Interviewed by Dieter Gijsbrechts

On Thursday, July 25, the Community Agricultural Infrastructure Improvement Programme in Uganda was one of two African Development Bank projects to receive awards from the US Treasury Department in Washington, DC. The Development Impact Honors award, recognizing excellence in project design and implementation, was given to the community-driven project that saw the rehabilitation of roads, building of markets and introduction of agro-processing equipment. Asaph Nuwagira is the AfDB’s Agricultural and Rural Development Expert who has been working on the project. He took some time to tell us a little more about its benefits and impact:

Q: In your view, what were the main reasons your project was selected for a US Treasury Award?

Nuwagira: The Community Agricultural Infrastructure Improvement Programme has enabled rural communities to access markets for their produce through the construction of community access roads, bridges, and feeder roads in areas that were hard to reach. Furthermore, the agro-processing facilities that have been established in these rural areas have enabled farmers to add value to their produce and also act as collecting centres for bulk purchases, contributing to the increase in prices for agricultural produce. I therefore think that this project has been selected for a US Treasury Award because of its focus on rural communities where poverty levels are highest, the tremendous impacts that these activities have had on the lives of local people, and the example it has set for future rural development interventions by Governments and other Development Partners.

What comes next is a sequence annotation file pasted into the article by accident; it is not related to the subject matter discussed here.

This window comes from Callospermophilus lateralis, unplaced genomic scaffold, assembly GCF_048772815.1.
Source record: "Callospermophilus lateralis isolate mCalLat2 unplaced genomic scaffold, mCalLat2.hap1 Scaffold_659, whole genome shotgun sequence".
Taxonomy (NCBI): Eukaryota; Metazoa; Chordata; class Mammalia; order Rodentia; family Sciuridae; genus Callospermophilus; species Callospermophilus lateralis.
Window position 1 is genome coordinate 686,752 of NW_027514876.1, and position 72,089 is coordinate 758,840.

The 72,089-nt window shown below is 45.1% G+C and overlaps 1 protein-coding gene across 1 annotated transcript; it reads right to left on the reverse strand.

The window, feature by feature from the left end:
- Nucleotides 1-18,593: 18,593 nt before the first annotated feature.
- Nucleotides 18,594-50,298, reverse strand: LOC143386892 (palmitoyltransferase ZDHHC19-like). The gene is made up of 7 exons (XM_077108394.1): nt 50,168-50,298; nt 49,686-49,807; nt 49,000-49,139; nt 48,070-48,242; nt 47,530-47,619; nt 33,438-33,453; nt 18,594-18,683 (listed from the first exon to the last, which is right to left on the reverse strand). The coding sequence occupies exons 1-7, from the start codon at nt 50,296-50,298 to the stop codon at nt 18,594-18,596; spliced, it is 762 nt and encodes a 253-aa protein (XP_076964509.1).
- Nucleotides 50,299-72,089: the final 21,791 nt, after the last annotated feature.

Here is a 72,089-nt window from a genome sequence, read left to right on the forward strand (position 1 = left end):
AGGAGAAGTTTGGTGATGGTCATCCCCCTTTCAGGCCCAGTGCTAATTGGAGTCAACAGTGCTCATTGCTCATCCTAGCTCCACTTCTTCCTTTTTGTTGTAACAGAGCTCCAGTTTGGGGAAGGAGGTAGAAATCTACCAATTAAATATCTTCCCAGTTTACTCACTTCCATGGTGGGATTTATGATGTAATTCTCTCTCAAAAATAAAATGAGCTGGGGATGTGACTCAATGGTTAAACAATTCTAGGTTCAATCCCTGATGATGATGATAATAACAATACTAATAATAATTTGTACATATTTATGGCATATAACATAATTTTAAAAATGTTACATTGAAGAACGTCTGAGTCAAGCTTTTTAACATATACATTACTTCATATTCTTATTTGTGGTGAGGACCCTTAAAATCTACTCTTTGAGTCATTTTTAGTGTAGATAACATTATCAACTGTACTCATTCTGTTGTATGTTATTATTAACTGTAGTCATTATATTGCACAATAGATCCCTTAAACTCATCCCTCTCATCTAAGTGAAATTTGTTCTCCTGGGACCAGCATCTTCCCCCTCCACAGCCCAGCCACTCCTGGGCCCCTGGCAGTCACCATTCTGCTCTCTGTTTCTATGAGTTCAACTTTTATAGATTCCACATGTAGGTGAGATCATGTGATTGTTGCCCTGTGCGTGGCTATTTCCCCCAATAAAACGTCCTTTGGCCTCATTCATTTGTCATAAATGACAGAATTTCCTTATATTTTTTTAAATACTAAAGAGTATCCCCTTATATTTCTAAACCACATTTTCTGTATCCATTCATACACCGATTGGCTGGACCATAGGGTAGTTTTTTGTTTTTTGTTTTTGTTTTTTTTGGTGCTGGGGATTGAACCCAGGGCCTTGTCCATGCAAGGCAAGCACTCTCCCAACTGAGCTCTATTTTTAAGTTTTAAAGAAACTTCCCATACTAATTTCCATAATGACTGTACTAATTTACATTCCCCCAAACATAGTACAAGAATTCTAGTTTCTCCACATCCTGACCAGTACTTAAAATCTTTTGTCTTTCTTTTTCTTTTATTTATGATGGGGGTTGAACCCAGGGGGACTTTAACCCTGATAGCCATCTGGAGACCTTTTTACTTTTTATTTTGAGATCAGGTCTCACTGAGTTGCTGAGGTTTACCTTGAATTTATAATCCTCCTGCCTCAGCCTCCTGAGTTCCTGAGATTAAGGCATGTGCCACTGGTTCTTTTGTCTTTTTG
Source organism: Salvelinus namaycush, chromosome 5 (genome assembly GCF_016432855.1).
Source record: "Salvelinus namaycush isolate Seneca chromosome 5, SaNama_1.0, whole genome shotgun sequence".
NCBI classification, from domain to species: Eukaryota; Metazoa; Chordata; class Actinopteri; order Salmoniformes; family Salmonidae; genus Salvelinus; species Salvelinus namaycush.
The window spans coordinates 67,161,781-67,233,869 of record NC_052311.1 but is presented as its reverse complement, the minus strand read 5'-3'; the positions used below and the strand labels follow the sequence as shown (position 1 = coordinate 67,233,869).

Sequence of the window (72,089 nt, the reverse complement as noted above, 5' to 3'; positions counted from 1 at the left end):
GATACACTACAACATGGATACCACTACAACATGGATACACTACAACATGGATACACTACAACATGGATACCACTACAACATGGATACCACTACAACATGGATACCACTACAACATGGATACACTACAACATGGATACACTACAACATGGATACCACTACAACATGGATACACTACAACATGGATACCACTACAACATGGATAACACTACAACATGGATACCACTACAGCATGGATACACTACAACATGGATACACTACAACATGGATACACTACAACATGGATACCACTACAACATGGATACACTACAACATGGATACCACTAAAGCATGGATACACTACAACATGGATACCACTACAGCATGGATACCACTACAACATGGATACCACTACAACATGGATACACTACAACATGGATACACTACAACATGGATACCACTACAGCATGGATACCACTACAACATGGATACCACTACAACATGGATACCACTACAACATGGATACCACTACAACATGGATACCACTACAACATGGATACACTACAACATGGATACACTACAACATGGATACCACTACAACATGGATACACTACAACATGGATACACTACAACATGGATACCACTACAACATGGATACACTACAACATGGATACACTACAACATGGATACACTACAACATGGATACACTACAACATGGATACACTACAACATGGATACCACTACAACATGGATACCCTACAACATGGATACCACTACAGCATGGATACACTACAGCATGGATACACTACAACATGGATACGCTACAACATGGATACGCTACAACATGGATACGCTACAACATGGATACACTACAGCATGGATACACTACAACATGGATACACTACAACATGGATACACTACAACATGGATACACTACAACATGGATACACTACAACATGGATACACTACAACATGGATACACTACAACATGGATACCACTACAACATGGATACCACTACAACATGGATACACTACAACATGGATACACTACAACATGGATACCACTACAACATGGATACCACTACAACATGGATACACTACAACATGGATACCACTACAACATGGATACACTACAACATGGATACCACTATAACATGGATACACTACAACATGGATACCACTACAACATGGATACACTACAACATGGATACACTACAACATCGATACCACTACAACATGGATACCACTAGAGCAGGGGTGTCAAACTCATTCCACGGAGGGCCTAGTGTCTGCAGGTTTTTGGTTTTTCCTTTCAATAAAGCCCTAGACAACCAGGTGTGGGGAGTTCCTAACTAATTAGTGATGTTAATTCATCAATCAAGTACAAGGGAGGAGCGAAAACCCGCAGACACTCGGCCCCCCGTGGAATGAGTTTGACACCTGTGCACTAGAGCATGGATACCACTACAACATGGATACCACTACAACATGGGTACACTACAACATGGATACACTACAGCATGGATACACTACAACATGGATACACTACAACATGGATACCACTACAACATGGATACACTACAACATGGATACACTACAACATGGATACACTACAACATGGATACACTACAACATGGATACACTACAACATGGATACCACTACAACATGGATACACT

Q: Can you tell us about the impact this project has had on beneficiaries, in concrete terms?

Nuwagira: Since 2008, the project area has seen the proportion of marketed agricultural produce increase by 7.5%, farmgate prices go up by 36% and a 40% rise in household income. Meanwhile, travel costs have dropped by 63%, while post-harvest losses have gone down by 72%. This is not to mention the impacts the new roads have had on school-going children, expectant mothers, and other people in the community who benefit. The Government of Uganda liked the design of the project enough to expand it to the north and western parts of the country.

Q: Finally, do you have a story about a beneficiary that best illustrates the impact this project has had on the ground?

Nuwagira: Cattle keepers in Lyantonde District, to give just one example, had no market for their milk. They could sell milk only during the dry season but the price was as low as 50 Uganda shillings per litre. When the project constructed roads connecting their villages to the main road and also provided milk coolers to act as produce collection centres, the price of milk in the area has increased to 800 shillings and is stable whether it is a dry season or not.